In the development section the ideas presented in the exposition are creatively explored. Another misleading term: the development of musical ideas takes place throughout a sonata-form movement, not only within its middle section. Composers may build musical drama and sustain the narrative with infinite variety at this point.

Different themes may be combined so that they appear in a new light, or a theme might be broken into fragments. A theme first heard in a major key could appear in the minor and so on. The composer may begin the development with the idea presented in the transition or codetta passage heard at the end of the exposition, in order to create a seamless movement between sections.

Sometimes an entirely new idea (known as episodic material) is introduced within the development section: a device frequently encountered in piano sonatas by Mozart such as K283 in G and K333 in Bb major. Modulation often occurs within a development section, perhaps abruptly and frequently. Schubert typically moves through many keys and in relatively close succession, sometimes taking us far away from the home key.

In early Classical sonata movements the development section is often relatively short and harmonically unadventurous. From the turn of the 19th century, however, it expanded and grew into a space where the composer would fully explore the inherent possibilities of the material and create a greater degree of instability, tension and excitement. Beethoven was the great innovator here: his piano sonatas are central for an understanding of how sonata form evolved from the Classical era into the Romantic.

Towards the end of the development section, there is a harmonic preparation for the return to the tonic key through reaching the dominant seventh of the tonic, known as the retransition. As with all features of sonata form, there are notable exceptions. For example, in his First Piano Sonata



For example, in his First Piano Sonata Brahms concludes the development section with a dominant seventh on the
tonic. Such harmonic and thematic twists and turns are at the heart of what makes sonata-form music so expressive and endlessly fascinating!




The recapitulation then restates the music of the exposition in a slightly different way. It usually opens with a restatement of the first subject in the tonic, just as it was heard at the start, and this is a significant moment within the structure. Composers handle recapitulation in many different ways. The return of the opening idea might be understated and creep in without fanfare; at the other end of the scale there may be a huge build-up of tension to be released in an outburst of glory. Whatever the process and approach, we will now hear the first subject ideas quite differently from the start, having experienced the music of the development and absorbed more fully the nature of the material being presented.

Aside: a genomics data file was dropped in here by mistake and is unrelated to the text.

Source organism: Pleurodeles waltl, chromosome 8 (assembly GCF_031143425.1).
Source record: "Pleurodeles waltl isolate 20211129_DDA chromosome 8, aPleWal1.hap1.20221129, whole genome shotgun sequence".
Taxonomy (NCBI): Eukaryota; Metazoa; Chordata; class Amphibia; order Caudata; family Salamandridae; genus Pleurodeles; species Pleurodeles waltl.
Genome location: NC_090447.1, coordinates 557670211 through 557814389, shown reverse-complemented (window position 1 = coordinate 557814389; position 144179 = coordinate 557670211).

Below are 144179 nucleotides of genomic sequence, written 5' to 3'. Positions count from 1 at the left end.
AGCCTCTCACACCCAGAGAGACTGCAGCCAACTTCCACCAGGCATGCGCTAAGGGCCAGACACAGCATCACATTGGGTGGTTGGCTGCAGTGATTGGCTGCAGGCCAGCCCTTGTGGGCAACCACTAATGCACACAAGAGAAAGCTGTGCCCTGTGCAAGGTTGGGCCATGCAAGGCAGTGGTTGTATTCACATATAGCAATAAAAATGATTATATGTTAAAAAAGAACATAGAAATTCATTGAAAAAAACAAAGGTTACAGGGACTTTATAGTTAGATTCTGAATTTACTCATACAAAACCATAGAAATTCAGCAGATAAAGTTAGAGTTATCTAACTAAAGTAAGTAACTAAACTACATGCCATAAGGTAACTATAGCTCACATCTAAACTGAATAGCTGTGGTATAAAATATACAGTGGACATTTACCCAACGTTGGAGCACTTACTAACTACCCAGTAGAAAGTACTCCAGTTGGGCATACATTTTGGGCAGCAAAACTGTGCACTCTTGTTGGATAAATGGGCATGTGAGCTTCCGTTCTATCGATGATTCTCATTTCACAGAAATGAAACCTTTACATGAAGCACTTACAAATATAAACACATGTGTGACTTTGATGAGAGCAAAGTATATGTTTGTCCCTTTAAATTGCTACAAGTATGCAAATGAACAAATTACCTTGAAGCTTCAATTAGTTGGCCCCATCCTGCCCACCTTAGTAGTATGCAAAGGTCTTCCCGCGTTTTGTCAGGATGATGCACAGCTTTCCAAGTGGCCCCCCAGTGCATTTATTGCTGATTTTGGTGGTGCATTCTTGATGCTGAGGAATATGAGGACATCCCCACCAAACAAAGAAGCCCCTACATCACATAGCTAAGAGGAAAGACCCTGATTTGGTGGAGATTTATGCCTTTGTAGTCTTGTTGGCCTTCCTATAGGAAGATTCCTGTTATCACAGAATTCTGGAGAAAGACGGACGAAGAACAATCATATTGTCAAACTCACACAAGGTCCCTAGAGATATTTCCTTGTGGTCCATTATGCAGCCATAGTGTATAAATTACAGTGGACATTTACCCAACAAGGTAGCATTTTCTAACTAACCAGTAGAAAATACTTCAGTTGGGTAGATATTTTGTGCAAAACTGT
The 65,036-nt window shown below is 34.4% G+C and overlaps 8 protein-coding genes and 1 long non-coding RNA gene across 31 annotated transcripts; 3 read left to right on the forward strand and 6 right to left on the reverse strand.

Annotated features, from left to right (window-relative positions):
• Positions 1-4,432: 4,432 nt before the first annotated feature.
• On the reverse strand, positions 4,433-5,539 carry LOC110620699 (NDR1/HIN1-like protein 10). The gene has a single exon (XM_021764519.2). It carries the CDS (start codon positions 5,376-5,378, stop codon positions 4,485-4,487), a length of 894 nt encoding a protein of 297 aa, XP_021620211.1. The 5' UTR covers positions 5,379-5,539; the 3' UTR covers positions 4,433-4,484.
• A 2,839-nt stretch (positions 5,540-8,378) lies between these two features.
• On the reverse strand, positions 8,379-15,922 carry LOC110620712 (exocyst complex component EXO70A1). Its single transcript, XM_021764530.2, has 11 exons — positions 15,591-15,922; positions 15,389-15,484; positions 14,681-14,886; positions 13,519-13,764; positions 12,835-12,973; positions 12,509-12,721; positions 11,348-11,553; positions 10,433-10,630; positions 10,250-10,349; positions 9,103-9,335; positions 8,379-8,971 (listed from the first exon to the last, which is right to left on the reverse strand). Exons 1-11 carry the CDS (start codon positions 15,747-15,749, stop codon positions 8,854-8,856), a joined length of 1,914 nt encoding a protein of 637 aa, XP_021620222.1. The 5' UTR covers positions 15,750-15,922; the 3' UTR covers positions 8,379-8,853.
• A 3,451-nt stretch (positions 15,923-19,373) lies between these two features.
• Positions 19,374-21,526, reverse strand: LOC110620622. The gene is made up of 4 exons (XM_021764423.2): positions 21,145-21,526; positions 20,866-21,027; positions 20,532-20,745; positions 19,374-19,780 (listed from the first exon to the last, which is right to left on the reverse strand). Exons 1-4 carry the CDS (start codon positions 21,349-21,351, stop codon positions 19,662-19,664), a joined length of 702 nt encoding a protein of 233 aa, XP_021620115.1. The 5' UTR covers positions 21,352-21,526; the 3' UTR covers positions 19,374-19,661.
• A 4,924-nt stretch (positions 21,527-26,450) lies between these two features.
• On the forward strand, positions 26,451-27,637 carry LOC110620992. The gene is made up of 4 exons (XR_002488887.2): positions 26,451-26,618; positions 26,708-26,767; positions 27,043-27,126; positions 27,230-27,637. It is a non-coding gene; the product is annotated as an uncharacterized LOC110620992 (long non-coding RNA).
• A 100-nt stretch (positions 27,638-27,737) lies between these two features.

Now the composer finds a way to arrive at a point where the second subject group can also be stated in the tonic, as opposed to its original key. This section is sometimes called a transition and may be an altered version of bridge passage used in the exposition. Much of the original exposition will be restated, but not necessarily complete. The recapitulation sometimes introduces new material which can be called ‘secondary development’.

However the composer deals with this, the second-subject ideas will reappear in a new guise, transformed by what has happened from their previous statement and now heard in the new light of the tonic key. In fact sometimes the recapitulation begins with the second subject, especially if the first subject material has been to the fore in the development section.

Substantial sonata-form movements tend to close with a coda – ‘tail-piece’ as it is in the Italian – which rounds off the music and brings a sense of balance to the narrative. The coda is often a significant part of the whole movement, as in Beethoven’s ‘Appassionata’ and ‘Waldstein’ sonatas. I like Charles Rosen’s formulation: ‘The purpose of a coda is, if we take a common-sense attitude, to add weight and seriousness: like an introduction, it promotes dignity.’

Having followed the journey of sonata form, we might try to understand how and why it has fascinated and stimulated composers for well over two centuries. I think of it as an interplay of contrasting ideas, a way to present conflict and resolution in sound. It is about the tension within a harmonic framework and a set of thematic ideas which can interact with that framework in expressive ways. The methods and approach to sonata form may vary immensely, but the overall effect will be to reconcile tension between opposing ideas.

To return to our caveats at the start – there is a textbook definition of ‘sonata form’ which we’ve covered here, but every sonata has its own form and its own framework of expressive communication which we should hear and analyse on its own terms.


Missed previous parts of the series? Check them out below:


About the author:

Nigel Scaife began his musical life as a chorister at Exeter Cathedral. He graduated from the Royal College of Music, where he studied with Yonty Solomon, receiving a Master’s in Performance Studies. He was awarded a doctorate from Oxford University and has subsequently had wide experience as a teacher, performer and writer on music.